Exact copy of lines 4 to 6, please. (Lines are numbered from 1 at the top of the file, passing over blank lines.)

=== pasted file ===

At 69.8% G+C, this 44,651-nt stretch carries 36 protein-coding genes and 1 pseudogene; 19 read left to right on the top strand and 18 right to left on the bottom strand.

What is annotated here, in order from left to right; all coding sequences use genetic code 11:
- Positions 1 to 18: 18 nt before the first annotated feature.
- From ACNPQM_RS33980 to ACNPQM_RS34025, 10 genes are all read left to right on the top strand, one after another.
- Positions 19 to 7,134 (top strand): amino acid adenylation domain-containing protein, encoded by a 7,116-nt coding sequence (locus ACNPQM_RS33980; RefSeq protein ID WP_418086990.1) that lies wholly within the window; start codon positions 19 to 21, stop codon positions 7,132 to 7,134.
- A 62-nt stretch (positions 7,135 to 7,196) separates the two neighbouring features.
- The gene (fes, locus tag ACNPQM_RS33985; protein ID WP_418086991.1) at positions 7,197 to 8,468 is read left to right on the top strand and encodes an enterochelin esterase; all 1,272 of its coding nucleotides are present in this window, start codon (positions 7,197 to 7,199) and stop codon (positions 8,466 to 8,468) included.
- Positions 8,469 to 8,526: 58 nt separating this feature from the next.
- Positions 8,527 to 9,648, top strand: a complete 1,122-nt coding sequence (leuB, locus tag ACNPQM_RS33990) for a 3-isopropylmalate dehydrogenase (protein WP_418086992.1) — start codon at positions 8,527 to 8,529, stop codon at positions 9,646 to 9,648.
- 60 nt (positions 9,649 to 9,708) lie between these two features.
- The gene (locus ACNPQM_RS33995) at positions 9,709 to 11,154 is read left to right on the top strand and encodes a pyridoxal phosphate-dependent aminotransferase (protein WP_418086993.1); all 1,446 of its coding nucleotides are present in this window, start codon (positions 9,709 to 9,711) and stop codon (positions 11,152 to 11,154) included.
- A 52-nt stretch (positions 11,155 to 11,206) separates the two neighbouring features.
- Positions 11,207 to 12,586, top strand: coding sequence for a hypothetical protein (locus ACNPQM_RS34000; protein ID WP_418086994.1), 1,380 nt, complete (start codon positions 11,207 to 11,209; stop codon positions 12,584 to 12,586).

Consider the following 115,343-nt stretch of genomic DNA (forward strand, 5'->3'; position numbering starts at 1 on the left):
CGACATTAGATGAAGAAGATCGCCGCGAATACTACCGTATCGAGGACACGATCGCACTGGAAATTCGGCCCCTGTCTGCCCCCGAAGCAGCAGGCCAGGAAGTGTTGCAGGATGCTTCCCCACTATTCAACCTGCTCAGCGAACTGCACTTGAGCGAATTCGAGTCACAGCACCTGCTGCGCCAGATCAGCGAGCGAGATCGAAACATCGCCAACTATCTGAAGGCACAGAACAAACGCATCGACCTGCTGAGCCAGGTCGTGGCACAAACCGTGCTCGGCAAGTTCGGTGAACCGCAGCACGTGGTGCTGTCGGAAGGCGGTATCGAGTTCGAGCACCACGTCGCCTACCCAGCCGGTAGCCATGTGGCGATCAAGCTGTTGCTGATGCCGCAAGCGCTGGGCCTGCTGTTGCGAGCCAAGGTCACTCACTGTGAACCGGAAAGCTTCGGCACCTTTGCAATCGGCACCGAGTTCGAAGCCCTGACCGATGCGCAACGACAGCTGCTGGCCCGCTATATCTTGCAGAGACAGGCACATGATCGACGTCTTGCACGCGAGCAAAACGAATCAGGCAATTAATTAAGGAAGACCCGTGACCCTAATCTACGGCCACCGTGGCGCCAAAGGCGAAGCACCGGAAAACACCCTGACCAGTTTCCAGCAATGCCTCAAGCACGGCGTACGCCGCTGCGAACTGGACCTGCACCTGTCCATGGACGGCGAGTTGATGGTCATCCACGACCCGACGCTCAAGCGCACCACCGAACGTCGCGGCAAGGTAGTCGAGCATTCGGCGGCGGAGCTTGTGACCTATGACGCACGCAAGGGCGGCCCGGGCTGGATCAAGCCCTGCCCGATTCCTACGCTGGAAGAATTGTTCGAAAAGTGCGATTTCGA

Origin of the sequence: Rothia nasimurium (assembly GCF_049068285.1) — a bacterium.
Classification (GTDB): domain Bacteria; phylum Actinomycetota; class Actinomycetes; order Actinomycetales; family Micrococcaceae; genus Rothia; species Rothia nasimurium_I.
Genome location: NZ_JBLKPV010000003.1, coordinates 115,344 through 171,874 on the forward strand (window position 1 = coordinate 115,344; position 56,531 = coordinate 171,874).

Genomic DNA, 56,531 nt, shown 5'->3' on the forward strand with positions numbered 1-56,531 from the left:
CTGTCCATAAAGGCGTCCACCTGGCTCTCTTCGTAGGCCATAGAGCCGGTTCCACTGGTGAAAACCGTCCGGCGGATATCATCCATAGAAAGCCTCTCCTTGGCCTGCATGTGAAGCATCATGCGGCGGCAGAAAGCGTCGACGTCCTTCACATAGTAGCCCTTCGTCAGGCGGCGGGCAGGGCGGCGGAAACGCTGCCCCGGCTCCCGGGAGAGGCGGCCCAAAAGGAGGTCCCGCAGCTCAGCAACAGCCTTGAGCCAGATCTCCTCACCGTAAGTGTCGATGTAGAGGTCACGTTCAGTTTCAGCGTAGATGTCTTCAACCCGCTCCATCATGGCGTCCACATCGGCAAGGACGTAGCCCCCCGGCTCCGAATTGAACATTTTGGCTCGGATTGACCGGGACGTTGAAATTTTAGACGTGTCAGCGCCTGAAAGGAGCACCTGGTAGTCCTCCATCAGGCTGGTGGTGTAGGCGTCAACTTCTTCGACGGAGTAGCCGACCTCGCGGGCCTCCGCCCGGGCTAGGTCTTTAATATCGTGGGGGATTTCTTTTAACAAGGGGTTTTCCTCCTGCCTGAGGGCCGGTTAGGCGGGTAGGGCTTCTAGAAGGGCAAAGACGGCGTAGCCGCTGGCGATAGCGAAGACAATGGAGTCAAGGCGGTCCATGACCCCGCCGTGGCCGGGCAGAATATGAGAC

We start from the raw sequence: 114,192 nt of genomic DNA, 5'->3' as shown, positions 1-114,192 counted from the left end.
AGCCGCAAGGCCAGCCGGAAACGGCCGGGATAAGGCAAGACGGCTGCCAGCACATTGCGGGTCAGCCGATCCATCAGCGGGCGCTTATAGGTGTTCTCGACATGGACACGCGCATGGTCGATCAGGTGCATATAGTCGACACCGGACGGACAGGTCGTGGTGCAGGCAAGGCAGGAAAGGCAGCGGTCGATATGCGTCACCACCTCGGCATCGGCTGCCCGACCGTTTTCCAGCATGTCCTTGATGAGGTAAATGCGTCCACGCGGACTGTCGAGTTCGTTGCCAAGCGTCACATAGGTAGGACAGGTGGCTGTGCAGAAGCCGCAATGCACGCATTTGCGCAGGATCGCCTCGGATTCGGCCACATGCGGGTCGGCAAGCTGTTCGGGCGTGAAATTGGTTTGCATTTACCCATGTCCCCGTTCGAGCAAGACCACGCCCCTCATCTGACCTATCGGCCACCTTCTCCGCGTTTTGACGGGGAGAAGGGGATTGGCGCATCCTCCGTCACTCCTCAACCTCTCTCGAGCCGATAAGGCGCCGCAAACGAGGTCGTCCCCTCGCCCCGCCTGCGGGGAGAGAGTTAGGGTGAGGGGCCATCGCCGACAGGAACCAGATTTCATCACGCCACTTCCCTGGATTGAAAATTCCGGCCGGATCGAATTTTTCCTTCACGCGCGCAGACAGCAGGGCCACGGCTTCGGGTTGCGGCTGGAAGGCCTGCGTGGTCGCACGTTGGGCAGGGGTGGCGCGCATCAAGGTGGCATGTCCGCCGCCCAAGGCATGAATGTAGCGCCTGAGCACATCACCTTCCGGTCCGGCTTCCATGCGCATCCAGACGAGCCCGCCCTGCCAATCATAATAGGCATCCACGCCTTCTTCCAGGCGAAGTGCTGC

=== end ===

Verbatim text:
- From ACNPQM_RS33980 to ACNPQM_RS34025, 10 genes are all read left to right on the top strand, one after another.
- Positions 19 to 7,134 (top strand): amino acid adenylation domain-containing protein, encoded by a 7,116-nt coding sequence (locus ACNPQM_RS33980; RefSeq protein ID WP_418086990.1) that lies wholly within the window; start codon positions 19 to 21, stop codon positions 7,132 to 7,134.
- A 62-nt stretch (positions 7,135 to 7,196) separates the two neighbouring features.